Summer is here and while you’re sitting on the beach you might not want to think about real estate fraud, but fraudsters may be thinking about you. Over the past few weeks, we’ve gone over different kinds of real estate fraud, but there’s more – lots more.
Deed fraud is something most people don’t even think about. How can someone get a lender to give them money against the equity of your home or indeed take over your identity? It might be easier than you think.
There are many identity theft monitoring subscriptions you can purchase that will alert you if there is a new credit check on your credit report or a new loan or credit card. I have one of these and it is very effective, if occasionally annoying, especially if your credit card has an unusual charge which you know about. Nevertheless, I, for one, think it’s a good investment.
The one thing that may be more difficult to be alerted about is deed fraud, another form of identity theft. Deed fraud occurs when someone steals your identity, forges your name on a deed and takes title to your home. This can be more difficult than it sounds to sort out even if you know about it quickly.
Every state has different regulations on executing a deed of sale, but a sure way to check to see if your deed has been tampered with, especially if you have reason to believe this is the case, is to search Manatee County property records. This is a simple and quick process that involves just entering your name and finding your property records. You will see immediately if the deed has been transferred to someone else just like when you sell or buy a property. It’s a nice little habit to get into once a month considering that identity theft is on the rise.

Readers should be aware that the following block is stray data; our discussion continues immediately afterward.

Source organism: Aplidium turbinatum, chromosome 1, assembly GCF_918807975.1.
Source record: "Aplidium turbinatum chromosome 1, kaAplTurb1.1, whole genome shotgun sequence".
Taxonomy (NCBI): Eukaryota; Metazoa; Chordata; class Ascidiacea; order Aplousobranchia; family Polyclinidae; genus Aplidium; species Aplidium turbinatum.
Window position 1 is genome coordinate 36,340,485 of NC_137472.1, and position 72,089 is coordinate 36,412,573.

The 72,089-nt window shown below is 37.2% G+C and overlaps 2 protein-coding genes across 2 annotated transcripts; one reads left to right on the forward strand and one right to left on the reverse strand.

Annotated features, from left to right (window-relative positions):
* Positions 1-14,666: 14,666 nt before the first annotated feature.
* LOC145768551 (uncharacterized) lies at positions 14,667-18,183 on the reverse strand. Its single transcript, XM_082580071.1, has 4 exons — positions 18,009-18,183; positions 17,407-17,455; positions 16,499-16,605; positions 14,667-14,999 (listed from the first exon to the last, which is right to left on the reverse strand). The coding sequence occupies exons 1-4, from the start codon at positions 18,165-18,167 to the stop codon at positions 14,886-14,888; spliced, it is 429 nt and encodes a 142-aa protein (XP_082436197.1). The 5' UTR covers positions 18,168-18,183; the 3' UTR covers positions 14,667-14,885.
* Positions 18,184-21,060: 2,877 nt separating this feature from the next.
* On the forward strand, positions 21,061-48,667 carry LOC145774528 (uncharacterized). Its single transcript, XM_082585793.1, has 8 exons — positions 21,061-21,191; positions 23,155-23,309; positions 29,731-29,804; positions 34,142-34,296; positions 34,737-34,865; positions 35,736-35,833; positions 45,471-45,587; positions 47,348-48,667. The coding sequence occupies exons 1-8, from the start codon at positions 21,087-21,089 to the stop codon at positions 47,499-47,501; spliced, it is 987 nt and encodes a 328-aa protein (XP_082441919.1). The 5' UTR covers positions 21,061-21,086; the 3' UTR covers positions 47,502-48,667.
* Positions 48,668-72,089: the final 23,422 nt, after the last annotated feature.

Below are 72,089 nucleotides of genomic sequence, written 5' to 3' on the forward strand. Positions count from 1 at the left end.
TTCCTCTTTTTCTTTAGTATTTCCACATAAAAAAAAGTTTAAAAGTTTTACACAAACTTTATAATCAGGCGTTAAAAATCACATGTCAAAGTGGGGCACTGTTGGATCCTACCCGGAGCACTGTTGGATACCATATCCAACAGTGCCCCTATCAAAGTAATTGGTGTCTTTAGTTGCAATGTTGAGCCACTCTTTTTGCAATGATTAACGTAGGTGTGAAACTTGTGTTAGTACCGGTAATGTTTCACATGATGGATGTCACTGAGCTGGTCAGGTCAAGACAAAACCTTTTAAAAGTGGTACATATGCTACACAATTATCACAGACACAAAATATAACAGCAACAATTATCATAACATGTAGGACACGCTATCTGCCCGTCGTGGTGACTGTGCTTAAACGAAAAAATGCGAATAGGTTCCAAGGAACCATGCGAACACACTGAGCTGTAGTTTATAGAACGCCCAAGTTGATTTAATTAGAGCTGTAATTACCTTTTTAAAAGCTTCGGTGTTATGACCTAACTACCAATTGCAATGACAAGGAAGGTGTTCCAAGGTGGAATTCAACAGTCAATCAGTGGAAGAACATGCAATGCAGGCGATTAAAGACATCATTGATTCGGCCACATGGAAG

Another popular fraud is wire fraud starting with scammers checking online multiple listings. They wait for a pending sale then profile as many parties to the transaction as they can and research email addresses. When you purchase or sell a property these days, most of the transaction is done online. With so many people involved in the transaction, there is sensitive paperwork flying around the internet. It’s easy for even the most trusted person to make a mistake or not check details, leaving that up to you as the buyer or seller. Look over everything carefully, don’t just do your online signature and move on to the next page.
There are red flags to look for before you sign off and these are just a few of a long list: deletions, corrections or other alterations; someone other than the seller is shown on the sales contract; purchase price is substantially higher or lower than current market value; date and amount of existing encumbrances appear suspicious; real estate commission is excessive; chain of title includes an unknown interested party or the buyer and seller have similar names but haven’t disclosed a relationship.
Finally, you can keep up with scams by logging on to the FBI or the Financial Fraud Enforcement Task Force websites if you are suspicious of something related to your transaction or by emails you received online. Don’t open any emails that look official unless you’re positive it’s legitimate.
There are many anti-fraud acts enacted by states and the federal government. The most well-known one is the Dodd-Frank Act enacted in July 2010 as a result of the prior financial crisis. This act places regulation of the financial industry in the hands of the government to limit risk and enhance transparency. However, don’t assume everyone involved in a real estate transaction or an existing deed is competent and honest. As a homeowner and potential homeowner, you need to be proactive.
This may not be your favorite beach reading, but it is important.